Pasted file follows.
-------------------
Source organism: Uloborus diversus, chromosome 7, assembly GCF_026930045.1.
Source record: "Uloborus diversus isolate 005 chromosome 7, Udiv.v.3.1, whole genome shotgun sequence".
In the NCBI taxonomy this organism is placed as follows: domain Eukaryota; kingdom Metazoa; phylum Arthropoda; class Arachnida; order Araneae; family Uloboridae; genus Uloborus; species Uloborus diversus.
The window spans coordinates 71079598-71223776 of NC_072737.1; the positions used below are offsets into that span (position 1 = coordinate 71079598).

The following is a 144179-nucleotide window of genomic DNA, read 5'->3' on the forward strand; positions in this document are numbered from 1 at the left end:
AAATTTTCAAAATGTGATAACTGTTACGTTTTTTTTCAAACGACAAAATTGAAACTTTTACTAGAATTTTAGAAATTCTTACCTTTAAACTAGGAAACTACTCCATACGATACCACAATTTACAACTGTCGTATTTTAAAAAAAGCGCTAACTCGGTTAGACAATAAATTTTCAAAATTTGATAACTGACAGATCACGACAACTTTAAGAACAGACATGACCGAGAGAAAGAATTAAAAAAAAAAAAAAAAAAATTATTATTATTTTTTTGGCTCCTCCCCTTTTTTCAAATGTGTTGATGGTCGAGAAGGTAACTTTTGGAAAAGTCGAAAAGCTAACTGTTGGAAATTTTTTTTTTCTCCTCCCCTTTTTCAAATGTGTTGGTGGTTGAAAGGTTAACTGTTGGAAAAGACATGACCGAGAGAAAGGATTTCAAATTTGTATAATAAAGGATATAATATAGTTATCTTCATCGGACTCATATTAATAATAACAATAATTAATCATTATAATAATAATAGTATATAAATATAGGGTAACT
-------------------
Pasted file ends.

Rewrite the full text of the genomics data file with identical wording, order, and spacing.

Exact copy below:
Source organism: Uloborus diversus, chromosome 7, assembly GCF_026930045.1.
Source record: "Uloborus diversus isolate 005 chromosome 7, Udiv.v.3.1, whole genome shotgun sequence".
In the NCBI taxonomy this organism is placed as follows: domain Eukaryota; kingdom Metazoa; phylum Arthropoda; class Arachnida; order Araneae; family Uloboridae; genus Uloborus; species Uloborus diversus.
The window spans coordinates 71079598-71223776 of NC_072737.1; the positions used below are offsets into that span (position 1 = coordinate 71079598).

The following is a 144179-nucleotide window of genomic DNA, read 5'->3' on the forward strand; positions in this document are numbered from 1 at the left end:
AAATTTTCAAAATGTGATAACTGTTACGTTTTTTTTCAAACGACAAAATTGAAACTTTTACTAGAATTTTAGAAATTCTTACCTTTAAACTAGGAAACTACTCCATACGATACCACAATTTACAACTGTCGTATTTTAAAAAAAGCGCTAACTCGGTTAGACAATAAATTTTCAAAATTTGATAACTGACAGATCACGACAACTTTAAGAACAGACATGACCGAGAGAAAGAATTAAAAAAAAAAAAAAAAAAATTATTATTATTTTTTTGGCTCCTCCCCTTTTTTCAAATGTGTTGATGGTCGAGAAGGTAACTTTTGGAAAAGTCGAAAAGCTAACTGTTGGAAATTTTTTTTTTCTCCTCCCCTTTTTCAAATGTGTTGGTGGTTGAAAGGTTAACTGTTGGAAAAGACATGACCGAGAGAAAGGATTTCAAATTTGTATAATAAAGGATATAATATAGTTATCTTCATCGGACTCATATTAATAATAACAATAATTAATCATTATAATAATAATAGTATATAAATATAGGGTAACT